People are Born to Succeed not Fail
Last week, in preparation for my weekly blog post, I asked questions about fostering leadership qualities in students. One idea that Jason Wiks, an Associate Principal with Alberta Distance Learning Centre, suggested that one leadership quality students should possess is the capacity to fail well; the ability to “pick themselves up saying that didn’t work, trying again.” I was interested by this comment as I never considered the capacity to manage failure as a leadership quality. But, reflecting on it further, this idea has a great deal of merit. However, I also believe that in order for students to see failure as a positive component of learning, we need to do some work around what it means to fail.
I chose to modify Henry David Thoreau’s quote as my title as I believe it encapsulates a common western belief about failure. We are taught from a young age that failure is bad. When you score less than 50% or receive a D, that is failure, and failure is unacceptable. Our society encourages success and celebrates success, while failure is seen as a character flaw and a sign of weakness. Our school systems perpetuate this belief. All you have to do is ask a student to define “fail.” Most of them will tell you in no uncertain terms that failing is a bad thing. But, failure doesn’t have to be seen as a negative component of school.
We have a ten year old son who loves video games. He could sit for hours, if we let him, in front of his game, failing over and over again. While his lack of success in completing a level in his game creates frustration, he doesn’t give up. He keeps at it and tries new avenues to complete his level. He does so because there is no downside to not succeeding. He may need to restart his level but there is no penalty. This child does not bring the same tenacity and commitment to his work at school. If he does not succeed, he often gives up, as he is scared to fail and be penalized. I am not necessarily advocating the gamification of learning. I am, however, suggesting that the education system needs to embrace failure as a positive step to learning.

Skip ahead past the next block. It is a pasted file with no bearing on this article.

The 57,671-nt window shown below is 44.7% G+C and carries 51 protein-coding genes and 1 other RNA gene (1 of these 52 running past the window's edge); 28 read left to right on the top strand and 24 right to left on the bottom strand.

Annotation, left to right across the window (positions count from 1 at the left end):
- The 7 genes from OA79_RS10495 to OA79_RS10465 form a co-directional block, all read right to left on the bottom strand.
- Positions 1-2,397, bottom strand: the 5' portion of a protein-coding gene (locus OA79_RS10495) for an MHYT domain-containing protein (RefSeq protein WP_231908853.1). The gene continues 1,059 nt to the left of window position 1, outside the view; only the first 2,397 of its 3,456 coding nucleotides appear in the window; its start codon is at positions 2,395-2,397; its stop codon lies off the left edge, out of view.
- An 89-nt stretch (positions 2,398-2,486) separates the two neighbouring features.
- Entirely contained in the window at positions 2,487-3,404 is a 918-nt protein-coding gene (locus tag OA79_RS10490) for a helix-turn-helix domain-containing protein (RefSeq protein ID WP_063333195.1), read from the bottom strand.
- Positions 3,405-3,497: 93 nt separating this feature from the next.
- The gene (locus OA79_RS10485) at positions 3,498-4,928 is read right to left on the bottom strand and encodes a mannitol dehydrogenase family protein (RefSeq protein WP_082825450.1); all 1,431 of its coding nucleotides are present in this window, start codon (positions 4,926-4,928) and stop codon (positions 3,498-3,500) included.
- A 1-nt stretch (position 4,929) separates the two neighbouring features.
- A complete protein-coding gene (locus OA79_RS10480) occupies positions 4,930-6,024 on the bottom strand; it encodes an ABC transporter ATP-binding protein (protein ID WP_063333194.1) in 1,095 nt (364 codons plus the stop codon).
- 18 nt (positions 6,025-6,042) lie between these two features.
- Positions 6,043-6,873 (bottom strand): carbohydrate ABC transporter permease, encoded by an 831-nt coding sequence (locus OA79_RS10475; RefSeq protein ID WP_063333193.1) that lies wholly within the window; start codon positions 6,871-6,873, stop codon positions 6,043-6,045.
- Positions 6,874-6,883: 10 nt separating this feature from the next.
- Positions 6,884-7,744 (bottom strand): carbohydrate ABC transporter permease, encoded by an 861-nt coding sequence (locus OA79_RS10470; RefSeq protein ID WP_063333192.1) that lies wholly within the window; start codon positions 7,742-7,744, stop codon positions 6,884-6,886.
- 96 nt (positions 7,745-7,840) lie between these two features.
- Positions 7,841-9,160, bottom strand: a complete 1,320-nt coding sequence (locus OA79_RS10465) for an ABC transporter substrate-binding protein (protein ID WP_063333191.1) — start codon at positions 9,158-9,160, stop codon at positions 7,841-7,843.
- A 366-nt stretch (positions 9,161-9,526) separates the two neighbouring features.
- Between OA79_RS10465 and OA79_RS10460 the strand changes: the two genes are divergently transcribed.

Shawn White (@swpax, http://www.swpax.us) wrote a post about this a few weeks ago. His suggestion is that the word fail should be an acronym which means Frequent Attempts In Learning. We should encourage our students to take academic risks and not worry if they do not succeed in their first attempt – they will have many other opportunities to try again. Of course, our role then will be to conference and help students reflect upon the processes they went through and the steps they took. It will be our role to help them develop a new plan and then test that plan. If it isn’t successful, we work through the process again. To me this embodies the idea of learning, unlearning and relearning. As well, it is not an idea that is revolutionary in any sense. Coaches do this with athletes all the time. During practice, the expectation is that athletes will have multiple opportunities to try new plays, new moves or new strategies. The coach will work with them to identify areas they can improve upon and they will try again. So why don’t we do this in our schools? What’s the barrier?
If we want students to learn how to fail well and pick themselves up to try again, we must embrace frequent attempts in learning. We need to have the courage to say to our students, their parents, and our colleagues that failing is not a bad thing. After all, how did you learn to ride a bike? Did you get on the bike and ride without assistance the first time? Or, did it take frequent attempts to learn how to balance and pedal? I’m willing to bet you didn’t just get on and ride – you needed frequent attempts to learn. So do our students.
Thanks for reading. Comments and feedback are always appreciated.
Have a great day,